Research Fellows:

Léo Ducas (Centrum Wiskunde & Informatica; VMware Research Fellow), Rishab Goyal (UT Austin; Apple Research Fellow), Justin Holmgren (Princeton University; Google Research Fellow), Dakshita Khurana (University of Illinois Urbana-Champaign; Google Research Fellow), Sam Kim (Stanford University; Ripple Research Fellow), Venkata Koppula (Weizmann Institute of Science), Oxana Poburinnaya (Boston University), Fang Song (Texas A&M U), Noah Stephens-Davidowitz (Massachusetts Institute of Technology; Microsoft Research Fellow)

Visiting Graduate Students and Postdocs:

Huck Bennett (University of Michigan), Nina Bindel (University of Waterloo), Katharina Boudgoust (Rennes University), Pedro Branco (CISPA Helmholtz Center), Koen de Boer (CWI), Leo de Castro (MIT), Rachit Garg (University of Texas at Austin), Ashrujit Ghoshal (University of Washington), Aayush Jain (UCLA), Ruta Jawale (UIUC), Changmin Lee (ENS Lyon), Jiahui Liu (University of Texas Austin), Alex Lombardi (MIT), Ji Luo (University of Washington), Fermi Ma (Princeton University), Lorenz Panny (Eindhoven University of Technology), Eamonn Postlethwaite (Royal Holloway, University of London), Sihang Pu (CISPA Helmholtz Center), Willy Quach (Northeastern University), Jessica Sorrell (UC San Diego), Katerina Sotiraki (MIT), George Sullivan (UC San Diego), Herve Tale Kalachi (ENS Lyon), Rotem Tsabary (Weizmann Institute), Wessel van Woerden (CWI), Fernando Virdia (Royal Holloway, University of London), Satya Vusirikala (University of Texas at Austin), Giorgos Zirdelis (Northeastern University)


Jan. 21Jan. 24, 2020


Vinod Vaikuntanathan (Massachusetts Institute of Technology; chair), Shafi Goldwasser (UC Berkeley), Daniele Micciancio (UC San Diego), Oded Regev (Courant Institute of Mathematical Sciences, New York University), Hoeteck Wee (CNRS and ENS)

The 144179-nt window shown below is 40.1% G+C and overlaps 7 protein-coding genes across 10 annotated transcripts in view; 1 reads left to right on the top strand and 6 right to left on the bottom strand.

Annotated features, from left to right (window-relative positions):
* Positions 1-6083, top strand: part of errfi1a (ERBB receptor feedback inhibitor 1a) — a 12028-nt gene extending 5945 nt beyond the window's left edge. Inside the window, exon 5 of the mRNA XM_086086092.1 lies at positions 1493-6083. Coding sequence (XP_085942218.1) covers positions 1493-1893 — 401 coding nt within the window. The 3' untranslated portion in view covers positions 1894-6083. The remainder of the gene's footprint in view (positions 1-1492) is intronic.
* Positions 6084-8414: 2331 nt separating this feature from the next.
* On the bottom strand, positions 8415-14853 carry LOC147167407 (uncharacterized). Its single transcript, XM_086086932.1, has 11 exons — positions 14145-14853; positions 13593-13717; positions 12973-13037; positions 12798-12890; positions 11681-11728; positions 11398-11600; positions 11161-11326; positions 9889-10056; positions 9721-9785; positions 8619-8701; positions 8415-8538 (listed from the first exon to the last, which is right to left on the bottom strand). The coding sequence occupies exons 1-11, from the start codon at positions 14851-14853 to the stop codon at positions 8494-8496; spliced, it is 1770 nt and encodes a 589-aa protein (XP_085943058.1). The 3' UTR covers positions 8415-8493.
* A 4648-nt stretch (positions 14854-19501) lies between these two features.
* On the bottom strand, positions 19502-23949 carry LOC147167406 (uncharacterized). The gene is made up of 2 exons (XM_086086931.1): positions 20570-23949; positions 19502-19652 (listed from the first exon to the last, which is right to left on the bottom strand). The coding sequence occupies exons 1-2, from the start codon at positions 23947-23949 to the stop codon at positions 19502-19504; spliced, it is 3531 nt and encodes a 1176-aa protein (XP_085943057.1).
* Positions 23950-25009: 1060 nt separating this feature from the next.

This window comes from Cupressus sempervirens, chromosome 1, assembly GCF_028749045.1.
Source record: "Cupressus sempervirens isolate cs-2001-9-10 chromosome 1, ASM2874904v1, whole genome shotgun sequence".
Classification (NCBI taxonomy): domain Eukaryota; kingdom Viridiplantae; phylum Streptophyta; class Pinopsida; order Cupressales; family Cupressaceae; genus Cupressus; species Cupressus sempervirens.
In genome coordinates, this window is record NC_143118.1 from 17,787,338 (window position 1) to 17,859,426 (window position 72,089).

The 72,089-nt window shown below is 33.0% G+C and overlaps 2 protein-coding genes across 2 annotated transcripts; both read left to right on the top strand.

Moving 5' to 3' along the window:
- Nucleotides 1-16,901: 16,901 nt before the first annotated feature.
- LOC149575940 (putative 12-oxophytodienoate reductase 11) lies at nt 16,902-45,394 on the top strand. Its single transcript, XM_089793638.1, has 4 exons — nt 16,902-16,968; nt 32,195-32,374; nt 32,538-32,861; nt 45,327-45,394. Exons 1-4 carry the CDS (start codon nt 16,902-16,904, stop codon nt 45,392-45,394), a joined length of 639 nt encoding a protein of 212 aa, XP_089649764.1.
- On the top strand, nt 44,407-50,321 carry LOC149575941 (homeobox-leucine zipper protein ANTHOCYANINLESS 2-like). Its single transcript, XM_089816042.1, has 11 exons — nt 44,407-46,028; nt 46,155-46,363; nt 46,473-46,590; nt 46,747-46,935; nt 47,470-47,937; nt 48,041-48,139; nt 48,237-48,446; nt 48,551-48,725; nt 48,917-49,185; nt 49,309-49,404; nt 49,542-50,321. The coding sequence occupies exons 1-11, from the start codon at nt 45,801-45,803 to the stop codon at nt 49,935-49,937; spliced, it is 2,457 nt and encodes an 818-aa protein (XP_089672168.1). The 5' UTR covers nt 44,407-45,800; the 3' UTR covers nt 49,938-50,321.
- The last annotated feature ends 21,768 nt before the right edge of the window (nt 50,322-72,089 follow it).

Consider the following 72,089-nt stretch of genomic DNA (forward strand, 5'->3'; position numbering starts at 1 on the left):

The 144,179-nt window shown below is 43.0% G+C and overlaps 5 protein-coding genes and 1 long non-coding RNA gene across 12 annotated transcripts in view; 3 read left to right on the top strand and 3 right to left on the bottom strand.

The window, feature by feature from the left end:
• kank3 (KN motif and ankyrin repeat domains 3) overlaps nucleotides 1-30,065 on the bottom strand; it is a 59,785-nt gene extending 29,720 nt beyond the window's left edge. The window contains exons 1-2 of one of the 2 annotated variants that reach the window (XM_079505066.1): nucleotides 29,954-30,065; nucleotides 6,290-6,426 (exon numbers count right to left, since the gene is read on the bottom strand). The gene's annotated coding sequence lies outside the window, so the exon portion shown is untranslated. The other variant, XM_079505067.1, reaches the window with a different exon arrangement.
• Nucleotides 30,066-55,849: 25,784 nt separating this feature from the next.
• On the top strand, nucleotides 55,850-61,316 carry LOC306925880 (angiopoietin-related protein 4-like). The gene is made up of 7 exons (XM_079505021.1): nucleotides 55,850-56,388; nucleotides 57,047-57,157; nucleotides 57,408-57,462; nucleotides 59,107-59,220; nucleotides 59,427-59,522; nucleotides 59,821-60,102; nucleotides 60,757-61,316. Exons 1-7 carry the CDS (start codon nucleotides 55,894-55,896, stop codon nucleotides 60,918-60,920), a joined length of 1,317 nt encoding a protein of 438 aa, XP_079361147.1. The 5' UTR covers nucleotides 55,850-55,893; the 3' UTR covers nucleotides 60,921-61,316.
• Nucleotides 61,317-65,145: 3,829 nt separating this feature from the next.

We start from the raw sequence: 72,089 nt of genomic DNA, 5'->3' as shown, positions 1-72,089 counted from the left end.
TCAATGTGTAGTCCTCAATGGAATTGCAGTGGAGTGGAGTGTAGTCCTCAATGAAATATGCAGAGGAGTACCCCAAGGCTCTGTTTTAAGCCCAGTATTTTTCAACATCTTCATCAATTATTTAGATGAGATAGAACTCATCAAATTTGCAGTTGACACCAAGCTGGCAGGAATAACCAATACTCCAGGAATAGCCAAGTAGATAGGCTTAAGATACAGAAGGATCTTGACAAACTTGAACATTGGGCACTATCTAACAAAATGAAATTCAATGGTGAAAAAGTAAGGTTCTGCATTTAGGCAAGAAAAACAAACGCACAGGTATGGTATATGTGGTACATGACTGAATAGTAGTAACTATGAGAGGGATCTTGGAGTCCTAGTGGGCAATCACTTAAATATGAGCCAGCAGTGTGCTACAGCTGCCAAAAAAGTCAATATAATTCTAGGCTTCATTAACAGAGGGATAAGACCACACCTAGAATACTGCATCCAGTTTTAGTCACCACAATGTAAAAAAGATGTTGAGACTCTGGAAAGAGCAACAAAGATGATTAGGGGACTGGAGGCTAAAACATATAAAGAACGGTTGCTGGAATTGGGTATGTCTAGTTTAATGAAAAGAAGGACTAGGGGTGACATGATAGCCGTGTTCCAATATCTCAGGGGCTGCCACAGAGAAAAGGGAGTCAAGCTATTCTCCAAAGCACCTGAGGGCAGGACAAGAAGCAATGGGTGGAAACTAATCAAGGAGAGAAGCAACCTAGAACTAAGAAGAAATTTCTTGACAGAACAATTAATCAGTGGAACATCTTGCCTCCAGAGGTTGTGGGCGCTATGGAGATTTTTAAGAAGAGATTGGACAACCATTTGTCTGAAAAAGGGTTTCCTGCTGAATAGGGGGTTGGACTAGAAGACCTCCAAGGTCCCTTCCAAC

Feb. 18Feb. 21, 2020


Daniele Micciancio (UC San Diego; chair), Daniel Dadush (Centrum Wiskunde & Informatica), Chris Peikert (University of Michigan, Ann Arbor)
Feb. 22Feb. 24, 2020


Vadim Lyubashevsky (IBM Research), Stacey Jeffery (Centrum Wiskunde & Informatica), Elena Kirshanova (Immanuel Kant Baltic Federal University)
Mar. 23Mar. 27, 2020


Hoeteck Wee (CNRS and ENS; chair), Shweta Agrawal (IIT Madras), Zvika Brakerski (Weizmann Institute of Science)
Apr. 27May 1, 2020


Vadim Lyubashevsky (IBM Research; chair), Shai Halevi (IBM Research), Damien Stehlé (École Normale Supérieure de Lyon), Vinod Vaikuntanathan (Massachusetts Institute of Technology)

Those interested in participating in this program should send an email to the organizers lattices2020 [at] (at this address)

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Internal Program Activities

Thursday, May 7 9:30 am11:00 am
Tuesday, May 5 9:30 am11:00 am
Thursday, April 23 10:30 am12:00 pm
Tuesday, April 21 9:30 am11:00 am
Thursday, April 16 9:30 am11:00 am
Tuesday, April 14 9:30 am11:00 am
Thursday, April 9 12:00 pm1:30 pm
Friday, April 3 9:00 am10:00 am
Thursday, March 5 10:00 am12:00 pm
Tuesday, March 3 10:00 am12:00 pm
Tuesday, February 4 10:00 am12:00 pm